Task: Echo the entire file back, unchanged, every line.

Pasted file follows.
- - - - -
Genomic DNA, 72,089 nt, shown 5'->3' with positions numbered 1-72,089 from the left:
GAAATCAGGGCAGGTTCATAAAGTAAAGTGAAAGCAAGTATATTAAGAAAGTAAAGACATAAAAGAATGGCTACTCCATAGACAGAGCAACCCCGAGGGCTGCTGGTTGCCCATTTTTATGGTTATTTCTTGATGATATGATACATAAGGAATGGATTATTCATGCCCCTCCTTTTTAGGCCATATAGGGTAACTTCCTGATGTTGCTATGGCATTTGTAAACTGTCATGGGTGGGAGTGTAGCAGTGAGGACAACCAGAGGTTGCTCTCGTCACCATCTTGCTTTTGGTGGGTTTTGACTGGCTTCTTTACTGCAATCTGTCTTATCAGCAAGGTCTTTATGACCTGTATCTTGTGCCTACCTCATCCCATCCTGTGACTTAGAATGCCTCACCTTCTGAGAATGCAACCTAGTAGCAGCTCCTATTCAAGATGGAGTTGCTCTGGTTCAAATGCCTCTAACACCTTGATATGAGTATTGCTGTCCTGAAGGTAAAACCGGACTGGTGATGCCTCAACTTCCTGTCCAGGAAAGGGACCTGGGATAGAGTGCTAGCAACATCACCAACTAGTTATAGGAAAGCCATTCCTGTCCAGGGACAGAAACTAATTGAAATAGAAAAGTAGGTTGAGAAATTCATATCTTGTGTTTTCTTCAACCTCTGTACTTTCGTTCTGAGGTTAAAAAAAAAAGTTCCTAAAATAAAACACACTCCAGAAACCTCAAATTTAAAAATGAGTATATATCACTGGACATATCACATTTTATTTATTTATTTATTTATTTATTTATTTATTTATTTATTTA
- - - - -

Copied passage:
Genomic DNA, 72,089 nt, shown 5'->3' with positions numbered 1-72,089 from the left:
GAAATCAGGGCAGGTTCATAAAGTAAAGTGAAAGCAAGTATATTAAGAAAGTAAAGACATAAAAGAATGGCTACTCCATAGACAGAGCAACCCCGAGGGCTGCTGGTTGCCCATTTTTATGGTTATTTCTTGATGATATGATACATAAGGAATGGATTATTCATGCCCCTCCTTTTTAGGCCATATAGGGTAACTTCCTGATGTTGCTATGGCATTTGTAAACTGTCATGGGTGGGAGTGTAGCAGTGAGGACAACCAGAGGTTGCTCTCGTCACCATCTTGCTTTTGGTGGGTTTTGACTGGCTTCTTTACTGCAATCTGTCTTATCAGCAAGGTCTTTATGACCTGTATCTTGTGCCTACCTCATCCCATCCTGTGACTTAGAATGCCTCACCTTCTGAGAATGCAACCTAGTAGCAGCTCCTATTCAAGATGGAGTTGCTCTGGTTCAAATGCCTCTAACACCTTGATATGAGTATTGCTGTCCTGAAGGTAAAACCGGACTGGTGATGCCTCAACTTCCTGTCCAGGAAAGGGACCTGGGATAGAGTGCTAGCAACATCACCAACTAGTTATAGGAAAGCCATTCCTGTCCAGGGACAGAAACTAATTGAAATAGAAAAGTAGGTTGAGAAATTCATATCTTGTGTTTTCTTCAACCTCTGTACTTTCGTTCTGAGGTTAAAAAAAAAAGTTCCTAAAATAAAACACACTCCAGAAACCTCAAATTTAAAAATGAGTATATATCACTGGACATATCACATTTTATTTATTTATTTATTTATTTATTTATTTATTTATTTATTTA